Monday, July 18, 2005

Donald Richie lecture (preceded by another brief rant)

Yesterday I raged about the Siri Fort Auditorium; today let me cast my wrathful gaze on some of the people within – boors, louts who have neither the sense to stay away from events that are of no interest to them nor the sensitivity to show some respect when an 81-year-old film scholar is addressing an audience that might actually want to hear what he’s saying. Donald Richie, one of the world’s great authorities on Japanese cinema (and a Westerner who has lived in Japan for nearly 60 years), spoke on "notions of ‘Japaneseness’ in film" for around 25 minutes, in one of Siri Fort’s smallest auditoria. For at least 15 of those 25 minutes, his voice (firm, given his age, but occasionally strained) had to compete with the sounds of journalists barking instructions at photographers - who in turn shuffled in and out at whim, setting up their equipment as noisily as possible, zipping and unzipping bags and muttering phrases like "budha bhenchod" loudly to each other at intervals.

Other things were happening simultaneously. Inevitably, there were a large number of people who had no clue why they were sitting in this auditorium, listening to this old man ramble on, and who chose the most interesting points in Richie’s lecture to stand up, yawn and stretch noisily (one of them made a freakish ululating sound) and exit, after tripping over three or four of the seated attendees.

Given all this, I consider it one of the minor triumphs of my life that I heard as much of Richie’s talk as I did. It was very general, which was just as well, but he said some interesting things about the origins of Japanese film (theatre being the life-force of early cinema; the important role played in the early days by a character known as the "benshi" - a Japanese approximation of the sutradhar/Greek chorus, who would stand near the screen and comment on the action while silent movies played). He spoke about how Japanese cinema’s idea of "realism" is very different from that in the West, giving the example of the scene halfway through Kurosawa’s Ikuru, where the hitherto realistic structure of the film is ruptured by the introduction of an anonymous narrator who informs us about the death of the protagonist ("Western audiences," said Richie, "still can’t quite come to terms with this break in the narrative. But the Japanese easily absorb such shifts from conventional notions of realism"). He also discussed Anime, the Japanese "manga" comics and made gently deprecating remarks about the excesses of violence in the modern direct-to-video films.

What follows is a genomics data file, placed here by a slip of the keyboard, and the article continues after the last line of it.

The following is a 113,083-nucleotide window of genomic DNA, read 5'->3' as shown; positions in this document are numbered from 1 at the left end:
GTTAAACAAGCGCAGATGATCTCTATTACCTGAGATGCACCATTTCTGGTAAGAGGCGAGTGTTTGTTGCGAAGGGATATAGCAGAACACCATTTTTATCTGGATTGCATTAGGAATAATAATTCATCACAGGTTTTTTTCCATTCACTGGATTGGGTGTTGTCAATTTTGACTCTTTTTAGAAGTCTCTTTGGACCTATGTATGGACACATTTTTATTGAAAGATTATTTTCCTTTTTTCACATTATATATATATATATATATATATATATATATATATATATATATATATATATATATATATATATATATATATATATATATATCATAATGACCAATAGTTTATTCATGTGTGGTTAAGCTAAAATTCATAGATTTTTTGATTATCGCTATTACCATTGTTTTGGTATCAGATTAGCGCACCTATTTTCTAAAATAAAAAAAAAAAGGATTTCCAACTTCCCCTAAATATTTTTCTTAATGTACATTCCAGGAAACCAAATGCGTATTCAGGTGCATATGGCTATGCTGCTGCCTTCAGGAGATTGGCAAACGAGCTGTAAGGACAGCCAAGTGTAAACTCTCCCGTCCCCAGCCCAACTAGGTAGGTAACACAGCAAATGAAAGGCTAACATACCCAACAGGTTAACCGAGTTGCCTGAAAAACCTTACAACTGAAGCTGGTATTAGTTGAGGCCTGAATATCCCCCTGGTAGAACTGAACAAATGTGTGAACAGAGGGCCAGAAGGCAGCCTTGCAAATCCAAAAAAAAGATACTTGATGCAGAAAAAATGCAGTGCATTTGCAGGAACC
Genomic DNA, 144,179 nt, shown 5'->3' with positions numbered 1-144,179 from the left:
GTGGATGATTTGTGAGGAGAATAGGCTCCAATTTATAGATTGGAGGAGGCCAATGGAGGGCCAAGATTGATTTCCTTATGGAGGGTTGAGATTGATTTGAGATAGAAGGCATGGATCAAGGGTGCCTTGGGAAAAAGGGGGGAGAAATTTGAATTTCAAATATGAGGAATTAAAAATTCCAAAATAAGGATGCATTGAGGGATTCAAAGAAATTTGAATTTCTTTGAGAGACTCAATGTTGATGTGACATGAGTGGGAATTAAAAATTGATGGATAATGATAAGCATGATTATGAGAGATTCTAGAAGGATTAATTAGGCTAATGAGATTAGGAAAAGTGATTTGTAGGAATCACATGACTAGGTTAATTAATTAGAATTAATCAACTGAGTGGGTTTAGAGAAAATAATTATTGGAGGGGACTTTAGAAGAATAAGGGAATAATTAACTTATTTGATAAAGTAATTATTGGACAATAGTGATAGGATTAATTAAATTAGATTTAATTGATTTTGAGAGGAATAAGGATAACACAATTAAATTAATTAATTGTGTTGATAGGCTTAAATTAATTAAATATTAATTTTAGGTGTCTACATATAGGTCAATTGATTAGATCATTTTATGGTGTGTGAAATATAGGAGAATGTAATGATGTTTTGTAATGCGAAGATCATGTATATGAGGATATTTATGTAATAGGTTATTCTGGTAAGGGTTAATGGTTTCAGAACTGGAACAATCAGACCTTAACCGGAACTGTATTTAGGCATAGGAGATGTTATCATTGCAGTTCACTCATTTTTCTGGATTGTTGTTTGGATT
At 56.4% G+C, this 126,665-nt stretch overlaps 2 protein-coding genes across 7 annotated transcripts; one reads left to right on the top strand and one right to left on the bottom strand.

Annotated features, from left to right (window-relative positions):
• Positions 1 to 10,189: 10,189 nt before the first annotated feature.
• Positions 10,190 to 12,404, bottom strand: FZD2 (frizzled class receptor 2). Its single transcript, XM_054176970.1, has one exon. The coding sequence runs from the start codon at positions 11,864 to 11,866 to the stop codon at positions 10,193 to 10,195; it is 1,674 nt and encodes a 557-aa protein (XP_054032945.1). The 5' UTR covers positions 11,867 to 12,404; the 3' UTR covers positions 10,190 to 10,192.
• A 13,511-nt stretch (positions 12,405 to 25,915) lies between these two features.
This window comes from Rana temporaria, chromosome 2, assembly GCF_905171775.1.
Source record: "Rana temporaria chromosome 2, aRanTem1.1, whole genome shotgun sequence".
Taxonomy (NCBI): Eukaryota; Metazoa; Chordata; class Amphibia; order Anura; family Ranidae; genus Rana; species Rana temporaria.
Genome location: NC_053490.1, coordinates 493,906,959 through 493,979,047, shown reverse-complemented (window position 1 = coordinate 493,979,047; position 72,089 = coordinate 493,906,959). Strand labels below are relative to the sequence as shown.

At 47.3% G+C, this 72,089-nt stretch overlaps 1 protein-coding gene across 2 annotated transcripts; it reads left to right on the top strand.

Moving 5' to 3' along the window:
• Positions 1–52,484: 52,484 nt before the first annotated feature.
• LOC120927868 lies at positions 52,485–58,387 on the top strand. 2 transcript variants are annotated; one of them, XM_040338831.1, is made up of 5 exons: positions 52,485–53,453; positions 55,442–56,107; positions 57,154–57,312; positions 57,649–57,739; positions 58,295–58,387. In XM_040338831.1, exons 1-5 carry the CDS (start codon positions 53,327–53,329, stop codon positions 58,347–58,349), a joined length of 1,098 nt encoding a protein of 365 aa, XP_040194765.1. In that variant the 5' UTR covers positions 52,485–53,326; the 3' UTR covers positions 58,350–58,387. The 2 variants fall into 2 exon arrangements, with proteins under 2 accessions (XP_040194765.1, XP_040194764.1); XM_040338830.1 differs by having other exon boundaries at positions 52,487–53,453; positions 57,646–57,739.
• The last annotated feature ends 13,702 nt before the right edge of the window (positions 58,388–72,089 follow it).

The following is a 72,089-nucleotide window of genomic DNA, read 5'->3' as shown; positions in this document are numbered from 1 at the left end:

Unfortunately, he didn't speak much about Yasujiro Ozu. The previous night, while introducing the Taiwanese director's Hou Hsiao-Hsien's Cafe Lumiere, a tribute to Ozu, Richie had commented on some of the trademarks of Ozu's work: his disapproval of plots ("they entail the misuse of characters") and his reluctance to use devices like fades and dissolves in his films, which he thought of as camera-gimmickry. I had been hoping to hear a little more.

P.S. I’m a fan of Richie’s work; his The Films of Akira Kurosawa is one of my prized books on film, and I strongly recommend it to anyone interested in Kurosawa in particular (especially the influence of the dramatic form ‘Noh’ on his work), and in 20th-century Japanese art and culture in general. And here’s an online interview.


  1. yes, what a fabulous kurosawa book.

  2. Just to say I love reading your blog -- it's helping me get back into the world of cinema and books, which I opted out of years ago.